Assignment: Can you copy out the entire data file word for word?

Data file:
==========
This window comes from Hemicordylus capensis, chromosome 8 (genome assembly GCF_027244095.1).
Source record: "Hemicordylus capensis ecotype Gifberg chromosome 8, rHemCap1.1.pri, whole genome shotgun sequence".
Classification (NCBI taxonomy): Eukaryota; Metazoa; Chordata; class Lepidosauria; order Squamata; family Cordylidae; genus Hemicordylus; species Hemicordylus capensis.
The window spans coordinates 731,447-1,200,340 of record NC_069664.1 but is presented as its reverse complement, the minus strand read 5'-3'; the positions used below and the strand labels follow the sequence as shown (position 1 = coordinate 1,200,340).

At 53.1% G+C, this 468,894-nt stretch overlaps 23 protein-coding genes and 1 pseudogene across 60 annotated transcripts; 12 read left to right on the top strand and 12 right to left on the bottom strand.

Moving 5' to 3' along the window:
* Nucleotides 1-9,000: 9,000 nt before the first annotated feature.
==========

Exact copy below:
This window comes from Hemicordylus capensis, chromosome 8 (genome assembly GCF_027244095.1).
Source record: "Hemicordylus capensis ecotype Gifberg chromosome 8, rHemCap1.1.pri, whole genome shotgun sequence".
Classification (NCBI taxonomy): Eukaryota; Metazoa; Chordata; class Lepidosauria; order Squamata; family Cordylidae; genus Hemicordylus; species Hemicordylus capensis.
The window spans coordinates 731,447-1,200,340 of record NC_069664.1 but is presented as its reverse complement, the minus strand read 5'-3'; the positions used below and the strand labels follow the sequence as shown (position 1 = coordinate 1,200,340).

At 53.1% G+C, this 468,894-nt stretch overlaps 23 protein-coding genes and 1 pseudogene across 60 annotated transcripts; 12 read left to right on the top strand and 12 right to left on the bottom strand.

Moving 5' to 3' along the window:
* Nucleotides 1-9,000: 9,000 nt before the first annotated feature.